Man has used biologic agents to create valuable products for 6,000 years. The Babylonians and Sumerians used yeast to create beer and the Egyptians and Chinese developed processes using microorganisms to create yogurt, bread, cheese, and wine. Now modern pharmaceutical companies are using Chinese hamster ovary as well as other living cells to create a wide variety of biologically active products for medical purposes. The number and variety of proteins and related biologic compounds available to physicians have increased rapidly over the past several years.
It has been postulated that most human disease is the result of either a dysfunctional, over- or under-expression of a specific protein. Small molecules target an estimated 500 of these receptors or proteins. The Human Genome Project, begun in 1990 and completed just 10 years later, estimates that humans house nearly 30,000 different genes that code for nearly 400,000 different proteins, significantly increasing the potential targets for medicine to focus their curative powers on.
Time magazine stated in July 3, 2000: "After more than a decade ... the human genome project has deciphered essentially all the 3.1 billion biochemical letters of human DNA ...[and] in a matter of decades, the world of medicine will be utterly transformed, and history books will mark this week as the ceremonial start of the genomic era." Now, just 50 years after the discovery of the structure of DNA by 25-year-old James Watson and 36-year-old Francis Crick, the explosion is just starting. Little could they have imagined the spectacular developments that their little noticed press release on Feb. 28, 1953 have spawned.
In 2002 a new biologic was released approximately every five and a half weeks. This followed a 2001 release rate of one every six and a half weeks. This rate should continue, as there will be an estimated total of 197 biologic medications available, creating a market of nearly $40 billion in annual revenue by the end of 2004. However, there is an equal amount of development in the device sector that is just as amazing.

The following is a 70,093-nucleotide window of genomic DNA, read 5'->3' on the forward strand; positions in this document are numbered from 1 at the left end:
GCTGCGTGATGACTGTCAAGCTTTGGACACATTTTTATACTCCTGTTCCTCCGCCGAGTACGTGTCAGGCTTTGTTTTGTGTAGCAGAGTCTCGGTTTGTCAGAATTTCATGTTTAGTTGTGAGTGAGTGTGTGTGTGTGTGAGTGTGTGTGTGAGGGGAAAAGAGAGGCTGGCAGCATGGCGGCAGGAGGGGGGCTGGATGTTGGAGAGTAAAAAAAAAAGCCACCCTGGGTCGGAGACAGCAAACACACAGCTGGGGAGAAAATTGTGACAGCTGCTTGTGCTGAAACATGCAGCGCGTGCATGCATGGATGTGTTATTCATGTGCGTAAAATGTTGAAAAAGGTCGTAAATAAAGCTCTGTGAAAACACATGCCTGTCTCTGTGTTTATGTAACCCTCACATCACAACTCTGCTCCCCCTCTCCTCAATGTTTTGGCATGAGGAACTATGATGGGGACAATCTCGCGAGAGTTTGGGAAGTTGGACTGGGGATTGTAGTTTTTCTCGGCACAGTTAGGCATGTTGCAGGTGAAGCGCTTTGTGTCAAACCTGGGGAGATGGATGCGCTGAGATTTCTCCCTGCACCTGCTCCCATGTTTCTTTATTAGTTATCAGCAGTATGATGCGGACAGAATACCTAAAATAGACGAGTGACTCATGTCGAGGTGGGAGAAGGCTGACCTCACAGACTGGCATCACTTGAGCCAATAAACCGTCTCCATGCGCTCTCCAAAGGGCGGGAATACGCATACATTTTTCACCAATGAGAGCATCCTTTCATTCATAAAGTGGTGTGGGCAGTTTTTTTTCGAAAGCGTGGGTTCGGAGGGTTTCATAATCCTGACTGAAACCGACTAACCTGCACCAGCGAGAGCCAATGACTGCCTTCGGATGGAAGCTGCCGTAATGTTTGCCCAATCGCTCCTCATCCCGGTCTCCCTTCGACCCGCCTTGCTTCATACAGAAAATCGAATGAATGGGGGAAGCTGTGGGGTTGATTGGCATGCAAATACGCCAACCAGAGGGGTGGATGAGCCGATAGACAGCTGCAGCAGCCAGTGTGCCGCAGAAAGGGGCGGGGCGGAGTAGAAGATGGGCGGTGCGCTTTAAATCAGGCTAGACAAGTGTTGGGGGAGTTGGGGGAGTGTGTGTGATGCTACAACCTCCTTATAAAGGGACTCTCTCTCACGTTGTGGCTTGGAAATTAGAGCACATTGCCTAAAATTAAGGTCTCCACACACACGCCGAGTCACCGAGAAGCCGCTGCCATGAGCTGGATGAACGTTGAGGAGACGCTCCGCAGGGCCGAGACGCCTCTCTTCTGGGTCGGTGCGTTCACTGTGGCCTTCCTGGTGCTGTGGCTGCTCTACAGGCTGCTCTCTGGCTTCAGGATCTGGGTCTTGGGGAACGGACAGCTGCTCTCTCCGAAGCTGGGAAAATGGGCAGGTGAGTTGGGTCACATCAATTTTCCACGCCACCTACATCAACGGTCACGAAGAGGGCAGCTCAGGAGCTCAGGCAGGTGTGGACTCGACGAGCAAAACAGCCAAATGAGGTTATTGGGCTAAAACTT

This is the first in a series of monthly columns that will discuss biotechnology and biomedical technology and the impact of new technology on managed care. Much of what will be discussed will revolve around the plethora of drugs created from living cells — commonly called biotech drugs. Other technology products contain organic substances that do not necessarily involve cells in the actual production, but result in polypeptides that exert a significant influence on disease processes.
Future columns will discuss photo-activated drugs such as Photofrin (porfimer sodium), a unique cancer therapy that consists of the injection of a photosensitizing agent followed by a specific wavelength light treatment. The laser is not a thermal laser and has no effect on its own without the sensitizing agent. Together the activation porfimer causes a series of reactions that destroys tumors and pre-cancerous lesions. Although currently indicated only for cancer of the esophagus and lung, recent FDA activity predicts approval for a much more common disease.
This column will also explore Deflux (dextranomer/hyaluronic acid copolymer microspheres in a viscous gel), which is injected sub-mucosally in the urinary bladder in close proximity to the ureteral orifice under direct visualization in infants with vesicoureteral reflux. This injection creates increased tissue bulk thereby providing a valve-like effect that reduces or eliminates reflux. This new approach prevents a significant surgical procedure in a fragile population.